March Newsletter: Egyptian photographer talks about her award-winning photo essay on FGM; CTF fellow describes his fight for freedom of speech at UConn
Discussing female genital mutilation (FGM) can be uncomfortable for many people, and seeing visuals that depict the practice can be even more discomforting. But, both are necessary if we want more people to realize that gender-based violence is happening behind closed doors.
That’s why I was so encouraged to see the work of Somaya Abdelrahman, a photographer from Egypt, come to light. In her collection of photos, Somaya, an FGM survivor herself, humanizes FGM, without graphically depicting it, to help make it feel less detached from real lived experiences. Her work was recognized by The Washington Post and was awarded the Emerging Photographers Fellowship Award from Too Young to Wed alongside Canon USA. In our blog, Somaya shares why she decided to use photography to capture the everyday reality of FGM.
Meanwhile, freedom of speech continues to be a source of heated debate on many college campuses in North America. This month, we talked to Isadore Johnson, our CTF campus program fellow from the University of Connecticut, who started a petition asking his school to adopt the Chicago Statement, a free speech policy written specifically for universities. Despite some support, his advocacy has also been met with backlash and hateful messages from his peers. You can read our interview with him here.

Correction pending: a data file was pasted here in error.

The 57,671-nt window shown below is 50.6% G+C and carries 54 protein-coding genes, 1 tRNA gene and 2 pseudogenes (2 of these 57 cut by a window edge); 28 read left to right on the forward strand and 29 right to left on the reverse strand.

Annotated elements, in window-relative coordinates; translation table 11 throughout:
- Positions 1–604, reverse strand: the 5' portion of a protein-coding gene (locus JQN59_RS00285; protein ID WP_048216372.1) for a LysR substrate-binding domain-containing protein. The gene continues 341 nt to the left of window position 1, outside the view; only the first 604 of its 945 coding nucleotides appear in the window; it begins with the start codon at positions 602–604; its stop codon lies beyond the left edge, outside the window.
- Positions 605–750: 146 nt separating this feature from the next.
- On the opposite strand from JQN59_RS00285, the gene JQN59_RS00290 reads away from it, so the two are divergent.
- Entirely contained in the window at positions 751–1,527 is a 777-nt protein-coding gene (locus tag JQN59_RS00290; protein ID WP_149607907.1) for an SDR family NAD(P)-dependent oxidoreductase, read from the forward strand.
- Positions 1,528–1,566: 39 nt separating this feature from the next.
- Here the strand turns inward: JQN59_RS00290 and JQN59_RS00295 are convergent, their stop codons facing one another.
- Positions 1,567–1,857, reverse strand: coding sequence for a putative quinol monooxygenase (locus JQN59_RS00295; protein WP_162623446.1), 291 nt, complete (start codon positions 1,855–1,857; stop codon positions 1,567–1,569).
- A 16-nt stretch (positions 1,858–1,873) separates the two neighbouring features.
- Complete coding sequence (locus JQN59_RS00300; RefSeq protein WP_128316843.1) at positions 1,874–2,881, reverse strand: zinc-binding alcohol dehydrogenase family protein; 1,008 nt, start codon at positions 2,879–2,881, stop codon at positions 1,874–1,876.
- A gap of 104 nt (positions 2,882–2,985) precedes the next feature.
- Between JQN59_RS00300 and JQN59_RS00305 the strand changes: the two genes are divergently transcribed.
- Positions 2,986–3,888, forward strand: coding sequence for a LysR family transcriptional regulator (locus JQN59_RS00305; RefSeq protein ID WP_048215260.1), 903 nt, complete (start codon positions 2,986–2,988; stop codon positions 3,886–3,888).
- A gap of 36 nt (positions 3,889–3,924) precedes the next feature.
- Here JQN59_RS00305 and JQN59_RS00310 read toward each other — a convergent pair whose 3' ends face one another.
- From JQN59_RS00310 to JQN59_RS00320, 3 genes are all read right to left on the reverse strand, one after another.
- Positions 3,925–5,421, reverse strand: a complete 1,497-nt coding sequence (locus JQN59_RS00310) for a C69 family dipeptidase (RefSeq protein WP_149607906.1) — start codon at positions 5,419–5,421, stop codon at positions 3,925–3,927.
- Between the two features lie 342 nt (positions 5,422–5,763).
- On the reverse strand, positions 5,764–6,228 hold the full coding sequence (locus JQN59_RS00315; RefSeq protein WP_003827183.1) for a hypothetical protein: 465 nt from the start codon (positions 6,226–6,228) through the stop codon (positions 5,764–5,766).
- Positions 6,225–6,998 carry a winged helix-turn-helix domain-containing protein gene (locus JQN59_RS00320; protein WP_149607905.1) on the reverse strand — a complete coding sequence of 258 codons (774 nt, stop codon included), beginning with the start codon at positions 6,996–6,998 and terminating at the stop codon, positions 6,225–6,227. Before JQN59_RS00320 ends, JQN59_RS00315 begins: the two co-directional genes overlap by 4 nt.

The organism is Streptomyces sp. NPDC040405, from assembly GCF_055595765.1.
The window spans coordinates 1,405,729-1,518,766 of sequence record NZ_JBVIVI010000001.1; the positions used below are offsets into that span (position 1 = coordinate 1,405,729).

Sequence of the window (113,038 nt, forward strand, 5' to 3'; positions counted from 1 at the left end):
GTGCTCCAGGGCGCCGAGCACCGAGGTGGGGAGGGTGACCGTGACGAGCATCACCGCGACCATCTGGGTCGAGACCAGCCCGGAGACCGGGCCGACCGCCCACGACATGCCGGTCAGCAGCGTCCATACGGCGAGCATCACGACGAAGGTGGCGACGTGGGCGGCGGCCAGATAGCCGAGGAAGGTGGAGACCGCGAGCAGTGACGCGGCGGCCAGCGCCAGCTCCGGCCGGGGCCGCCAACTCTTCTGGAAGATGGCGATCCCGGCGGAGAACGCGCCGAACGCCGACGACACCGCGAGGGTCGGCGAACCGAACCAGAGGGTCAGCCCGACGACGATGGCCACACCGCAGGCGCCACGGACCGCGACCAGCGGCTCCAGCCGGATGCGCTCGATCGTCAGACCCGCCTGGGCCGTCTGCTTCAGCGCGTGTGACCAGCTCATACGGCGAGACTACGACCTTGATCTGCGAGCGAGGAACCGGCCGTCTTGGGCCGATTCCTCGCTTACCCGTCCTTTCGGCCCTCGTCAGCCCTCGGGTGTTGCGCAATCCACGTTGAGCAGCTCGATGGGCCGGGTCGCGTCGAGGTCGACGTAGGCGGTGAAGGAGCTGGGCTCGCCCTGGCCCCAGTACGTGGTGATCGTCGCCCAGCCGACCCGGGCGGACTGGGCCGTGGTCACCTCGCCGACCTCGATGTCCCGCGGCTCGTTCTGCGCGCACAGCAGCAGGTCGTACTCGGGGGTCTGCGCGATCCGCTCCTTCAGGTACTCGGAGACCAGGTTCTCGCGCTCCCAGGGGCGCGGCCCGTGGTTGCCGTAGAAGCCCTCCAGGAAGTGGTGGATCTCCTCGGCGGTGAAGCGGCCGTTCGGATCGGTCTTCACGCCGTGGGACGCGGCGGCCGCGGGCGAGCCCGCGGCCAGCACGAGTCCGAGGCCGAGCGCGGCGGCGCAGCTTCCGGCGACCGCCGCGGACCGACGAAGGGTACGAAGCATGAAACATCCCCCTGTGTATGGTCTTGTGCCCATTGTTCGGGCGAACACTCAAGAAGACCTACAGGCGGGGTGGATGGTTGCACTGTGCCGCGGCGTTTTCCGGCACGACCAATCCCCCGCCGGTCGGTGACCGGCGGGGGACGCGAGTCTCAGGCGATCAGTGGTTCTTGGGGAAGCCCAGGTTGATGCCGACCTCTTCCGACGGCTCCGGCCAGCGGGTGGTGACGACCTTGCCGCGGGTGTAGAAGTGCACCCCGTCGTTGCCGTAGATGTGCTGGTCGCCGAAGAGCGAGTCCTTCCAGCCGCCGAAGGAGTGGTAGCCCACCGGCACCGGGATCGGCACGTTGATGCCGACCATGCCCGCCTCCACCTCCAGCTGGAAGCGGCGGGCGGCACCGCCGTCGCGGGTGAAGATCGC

The bravery of these two individuals cannot be understated. While Somaya was forced to flee her country for safety, Isadore faces persistent condemnation on his campus. Through our work, we will continue to support and uplift the efforts of individuals like Somaya and Isadore. I hope you will stand with us in the fight to ensure courageous voices like theirs are heard.